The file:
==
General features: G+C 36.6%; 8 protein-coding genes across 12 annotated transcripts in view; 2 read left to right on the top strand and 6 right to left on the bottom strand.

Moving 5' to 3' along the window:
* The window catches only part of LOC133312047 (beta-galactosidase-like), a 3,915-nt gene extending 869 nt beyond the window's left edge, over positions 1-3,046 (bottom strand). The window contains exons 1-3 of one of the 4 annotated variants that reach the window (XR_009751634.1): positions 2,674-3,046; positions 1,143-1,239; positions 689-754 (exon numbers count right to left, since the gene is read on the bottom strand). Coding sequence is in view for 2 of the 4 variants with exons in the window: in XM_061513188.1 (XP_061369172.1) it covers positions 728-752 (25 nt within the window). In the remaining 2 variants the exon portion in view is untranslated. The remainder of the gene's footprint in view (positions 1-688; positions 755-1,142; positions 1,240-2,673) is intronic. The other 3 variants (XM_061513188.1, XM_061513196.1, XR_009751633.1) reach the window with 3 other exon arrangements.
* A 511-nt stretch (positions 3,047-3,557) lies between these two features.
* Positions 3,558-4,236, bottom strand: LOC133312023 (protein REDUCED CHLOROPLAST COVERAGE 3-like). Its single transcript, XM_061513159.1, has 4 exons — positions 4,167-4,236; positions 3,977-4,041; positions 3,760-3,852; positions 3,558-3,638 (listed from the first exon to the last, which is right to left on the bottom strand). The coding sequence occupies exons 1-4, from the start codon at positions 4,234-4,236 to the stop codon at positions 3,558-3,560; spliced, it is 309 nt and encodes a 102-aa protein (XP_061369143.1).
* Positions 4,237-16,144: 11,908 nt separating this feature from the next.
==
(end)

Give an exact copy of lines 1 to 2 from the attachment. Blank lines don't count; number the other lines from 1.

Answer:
General features: G+C 36.6%; 8 protein-coding genes across 12 annotated transcripts in view; 2 read left to right on the top strand and 6 right to left on the bottom strand.

Moving 5' to 3' along the window: